A recent trip to Scotland had many surprises, including a wonderful interlude with a couple of owls. Yes, owls. And no, it wasn’t on a walkabout in the verdant Scottish countryside – it was smack-dab in the middle of Edinburgh’s Royal Mile.
The beautiful and wise-looking creatures were surveying a small crowd outside of Gladstone’s Land, a museum run by the National Trust for Scotland.
The human handler for the owls looked wise, too, and shared stories and myths about them, which piqued my interest.
Back at home, curious, I realized that the only thing I knew about owls was that it really bugged my mom when a family of them made a nest in the rafters of our home at the beach when I was growing up (I thought it was kindof cool, but I didn’t have to deal with the situation). I did some Googling, and learned that owls have inspired myths and legends for centuries on several continents. Bad stuff like stealing babies, seeing into the darkness of the human soul, being a harbinger of death and doom … and good stuff, too, such as clairvoyance, bringing enlightenment and truth through dreams, symbolizing wisdom and strength. Looking at the closeup of one of the owls I met that day in Edinburgh, I can see why they’ve captured imaginations through the ages. There is an undeniable sense of mystery and knowing in those eyes, as though she actually could see right through our souls to the other side.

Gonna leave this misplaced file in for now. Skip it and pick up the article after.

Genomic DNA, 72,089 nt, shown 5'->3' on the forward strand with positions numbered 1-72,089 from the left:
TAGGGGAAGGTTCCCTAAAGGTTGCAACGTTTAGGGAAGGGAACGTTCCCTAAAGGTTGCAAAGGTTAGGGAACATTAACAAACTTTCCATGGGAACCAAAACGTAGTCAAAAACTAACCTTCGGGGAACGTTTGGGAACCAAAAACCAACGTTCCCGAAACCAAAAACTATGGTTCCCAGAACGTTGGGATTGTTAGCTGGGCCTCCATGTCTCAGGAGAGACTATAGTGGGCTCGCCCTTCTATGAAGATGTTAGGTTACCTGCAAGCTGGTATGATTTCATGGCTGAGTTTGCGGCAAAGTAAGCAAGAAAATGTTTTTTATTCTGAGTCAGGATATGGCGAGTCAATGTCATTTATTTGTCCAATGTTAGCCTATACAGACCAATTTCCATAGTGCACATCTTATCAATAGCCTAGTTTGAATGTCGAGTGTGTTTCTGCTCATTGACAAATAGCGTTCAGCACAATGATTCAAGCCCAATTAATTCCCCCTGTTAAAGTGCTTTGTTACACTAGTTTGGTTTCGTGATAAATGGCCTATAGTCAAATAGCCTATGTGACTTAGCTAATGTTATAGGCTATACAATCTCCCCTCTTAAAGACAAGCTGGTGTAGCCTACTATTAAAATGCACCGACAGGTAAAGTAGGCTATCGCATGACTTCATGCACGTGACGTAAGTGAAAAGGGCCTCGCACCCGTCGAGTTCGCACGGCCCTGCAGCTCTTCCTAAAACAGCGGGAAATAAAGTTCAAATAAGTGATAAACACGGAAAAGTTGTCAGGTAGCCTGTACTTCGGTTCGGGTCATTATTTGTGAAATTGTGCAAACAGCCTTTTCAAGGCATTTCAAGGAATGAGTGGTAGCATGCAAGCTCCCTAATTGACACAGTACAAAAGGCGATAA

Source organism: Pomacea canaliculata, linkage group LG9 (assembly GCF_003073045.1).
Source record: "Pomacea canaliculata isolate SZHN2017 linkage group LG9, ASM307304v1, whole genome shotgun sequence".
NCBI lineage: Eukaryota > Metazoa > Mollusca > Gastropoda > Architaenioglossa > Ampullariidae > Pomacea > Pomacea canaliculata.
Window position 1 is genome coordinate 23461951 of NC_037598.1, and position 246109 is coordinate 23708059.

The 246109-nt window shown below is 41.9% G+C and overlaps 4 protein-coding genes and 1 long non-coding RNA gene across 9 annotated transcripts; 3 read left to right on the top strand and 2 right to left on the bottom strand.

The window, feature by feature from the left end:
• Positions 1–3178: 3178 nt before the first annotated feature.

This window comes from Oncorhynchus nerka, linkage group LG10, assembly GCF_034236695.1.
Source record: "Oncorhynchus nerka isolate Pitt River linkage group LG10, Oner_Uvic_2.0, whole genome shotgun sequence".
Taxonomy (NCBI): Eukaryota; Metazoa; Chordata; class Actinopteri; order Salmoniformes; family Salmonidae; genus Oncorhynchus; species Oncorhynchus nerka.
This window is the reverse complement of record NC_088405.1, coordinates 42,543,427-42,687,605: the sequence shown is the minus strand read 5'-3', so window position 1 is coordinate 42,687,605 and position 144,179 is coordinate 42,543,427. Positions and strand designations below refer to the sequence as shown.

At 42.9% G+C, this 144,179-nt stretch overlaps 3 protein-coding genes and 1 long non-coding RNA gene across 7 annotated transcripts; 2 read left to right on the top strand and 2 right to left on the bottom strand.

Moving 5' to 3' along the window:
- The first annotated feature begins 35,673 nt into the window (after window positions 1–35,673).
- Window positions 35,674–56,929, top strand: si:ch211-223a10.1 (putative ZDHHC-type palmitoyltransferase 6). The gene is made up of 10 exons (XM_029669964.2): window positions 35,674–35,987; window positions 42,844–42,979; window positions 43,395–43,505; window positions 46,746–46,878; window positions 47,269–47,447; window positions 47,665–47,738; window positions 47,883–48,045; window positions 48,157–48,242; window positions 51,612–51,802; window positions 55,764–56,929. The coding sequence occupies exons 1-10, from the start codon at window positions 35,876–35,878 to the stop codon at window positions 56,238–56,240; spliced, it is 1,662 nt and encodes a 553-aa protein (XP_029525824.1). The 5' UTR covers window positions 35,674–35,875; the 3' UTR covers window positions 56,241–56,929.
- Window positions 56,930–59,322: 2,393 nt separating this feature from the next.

She-Owl: a Haiku
soaring through the skies
holding secrets, truths and lies
in amber-wise eyes
- A cool owl poem: the Owl Girl
- The Scottish Owl Center
- Gladstone’s Land (museum on Edinburgh’s Royal Mile)
- The International Own Center (in Minnesota, USA)
- Post: Owl Medicine – Wisdom from the Ancestors
- Post: The Owls are Back
I didn’t have time to visit the Gladstone’s Land museum, but it is on the list for a return trip to Edinburgh.
Copyright 2017, Glover Gardens Cookbook